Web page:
SpringerLink
Forum Springer Astron. Astrophys.
Forum Whats New Search Orders


Astron. Astrophys. 329, 809-820 (1998)

Previous Section Next Section Title Page Table of Contents

3. Results

The PPA- [FORMULA] plots are shown in Fig. 2. The RMs and the statistics of the fit are listed in Table 2.

As mentioned earlier, RM studies, particularly involving low resolution observations in which the magnetic field structure is unresolved, have to consider the crucial question of whether or not the observed change of PPA with frequency is due to Faraday Rotation (or merely due to unresolved multiple components). In view of this, Table 2 also lists some parameters which quantify the quality of the straight line fit to the points in the PPA- [FORMULA] plane. The parameters listed include the mean of the absolute value of the deviation from the fit, the largest deviation and the reduced [FORMULA] along with the number of points in the fit.

The errors on the PPA values used here have been calculated by adding in quadrature the errors due to polarisation calibration (5 [FORMULA] for 1.425 GHz bands and 3 [FORMULA] for 4.8 and 8.4 GHz, the difference being due to the larger effect of the ionosphere at lower frequencies) and due to those on Stokes Q and U flux density.

The reduced [FORMULA] is [FORMULA] 1 in 20 of the 23 lobes (and much less in many) indicating that the straight line is indeed a good fit in most cases. The sources for which the [FORMULA] values are large are 0156-252 foll. lobe (low resolution image), 0406-244 foll. lobe and 0349-211 prec. lobe. However, it must be noted that the [FORMULA] is critically dependent on the formal error assigned to each point and in fact one very discrepant point could affect the statistic to a large extent. In fact, an examination of the residuals shows that the mean and the maximum residuals are only 3.8 [FORMULA] and 6.6 [FORMULA] in 0156-252 and 5.0 [FORMULA] and 5.4 [FORMULA] in 0406-244. This indicates that either the error has been underestimated by a few (1-3) degrees in the case of a few points or that those points have been contaminated at the same level (i.e. 1-3 [FORMULA]) by PPA changes due to multiple components. The low value of the [FORMULA] and/or the small mean deviations of a few degrees seen in almost all sources justifies our assigning Faraday rotation as the cause for the change of PPA with frequency. However, the residuals and the [FORMULA] value seen in the case of 0349-211 prec. lobe are too large to be assigned to random error in the PPA values and multiple components could be the explanation.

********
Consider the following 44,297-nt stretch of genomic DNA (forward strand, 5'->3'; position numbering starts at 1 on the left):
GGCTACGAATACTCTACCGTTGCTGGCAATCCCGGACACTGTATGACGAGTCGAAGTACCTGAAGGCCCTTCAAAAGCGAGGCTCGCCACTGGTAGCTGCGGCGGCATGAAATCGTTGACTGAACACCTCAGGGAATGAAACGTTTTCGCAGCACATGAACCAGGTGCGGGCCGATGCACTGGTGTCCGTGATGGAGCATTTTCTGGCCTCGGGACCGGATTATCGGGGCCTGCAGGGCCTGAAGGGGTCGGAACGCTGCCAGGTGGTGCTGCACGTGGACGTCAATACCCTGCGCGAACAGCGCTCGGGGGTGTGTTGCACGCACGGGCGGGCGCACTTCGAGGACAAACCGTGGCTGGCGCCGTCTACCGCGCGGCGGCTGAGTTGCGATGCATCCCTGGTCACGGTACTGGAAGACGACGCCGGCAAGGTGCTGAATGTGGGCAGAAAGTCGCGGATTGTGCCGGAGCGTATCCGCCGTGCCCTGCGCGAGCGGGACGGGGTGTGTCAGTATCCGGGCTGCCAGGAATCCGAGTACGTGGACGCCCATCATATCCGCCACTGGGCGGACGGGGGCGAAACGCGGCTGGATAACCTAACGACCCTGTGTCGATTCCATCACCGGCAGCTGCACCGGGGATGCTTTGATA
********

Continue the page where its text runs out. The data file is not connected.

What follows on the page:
Some notes on the RM calculations of individual sources are given below :
0030-219: An unresolved source with no polarised flux detected.
0140-257: foll. lobe - No polarised flux detected.
0156-252: foll. lobe - RM values of both 7.5 and 82 rad m-2 fit the data from low resolution images. At higher resolution, the lobe is well resolved and consists of the hotspot, parts of the jet and extended emission surrounding the two. The higher resolution image (see Fig. 3) shows a large variation in the RMobs ranging from 18 to 160 rad m-2. This source clearly shows the effect of low resolution on RM. The areas with low RM contribute most of the polarised flux and so the integrated RM from low resolution images is much smaller.
prec. lobe - No polarised flux detected.
0406-244: foll. lobe - It is difficult to resolve the 180 [FORMULA] ambiguity and two values of the RM make for equally good fits.
prec. lobe - An increase of 180 [FORMULA] in the PPA at 1.425 GHz resulted in an excellent fit. There is a good agreement between the PPA values in the high and low resolution images. There are 4 data points (several of them superposed in the plots) in both the 4.7 and 8.4 GHz bands. The four consistent PPA values in both 4.7 and 8.4 GHz bands justify the higher RM value and the 180 [FORMULA] added to the PPA in the 1.4 GHz band.
0943-242: Polarised flux seen at only one frequency in each of the lobes.
1138-262: foll. lobe - Has the highest RM for the whole sample. The linear fit to the data indicates that the high RM value is genuine. The values obtained from low and high resolution images are consistent with each other.
prec. lobe - Consists of multiple components which have large polarised flux but appear to be consistent with RM of zero, though the errors are large.
1324-262: foll. lobe - This is another high RM source with a good linear fit to the data.
prec. lobe - No polarised flux detected.
2025-218: prec. lobe - consists of multiple components, all of which are consistent with zero RM.
2036-254: prec. lobe - Another high RM source with an excellent linear fit. One of the frequencies in the 8.21 GHz is very noisy and polarisation is barely detected. However, the PPA appears to be consistent.
2104-242: prec. lobe - Two values of the RM appear to fit the data though the lower value provides a better fit.

[FIGURE] Fig. 3. Radio maps of 0156-252. The contour images at 8.44 GHz are superposed with (i) magnetic field vectors in the top image, (ii) grey scale of the fractional polarisation in the eastern lobe in the middle and the grey scale of the observed RM in the eastern lobe in the bottom image. The contour levels are 0.2 [FORMULA] -2, -1, 1, 2, 4, 8, 16, [FORMULA] mJy/bm. The beam size is 0:0065 [FORMULA] 0:005 at 40 [FORMULA] PA. The first contour level is [FORMULA] 3 [FORMULA] noise in the image. The polarisation images have been blanked below 5 [FORMULA] (0.3 mJy/bm at 8.44 GHz and 0.15 mJy/bm at 4.71 GHz).

Previous Section Next Section Title Page Table of Contents

© European Southern Observatory (ESO) 1998

Online publication: December 16, 1997
helpdesk.link@springer.de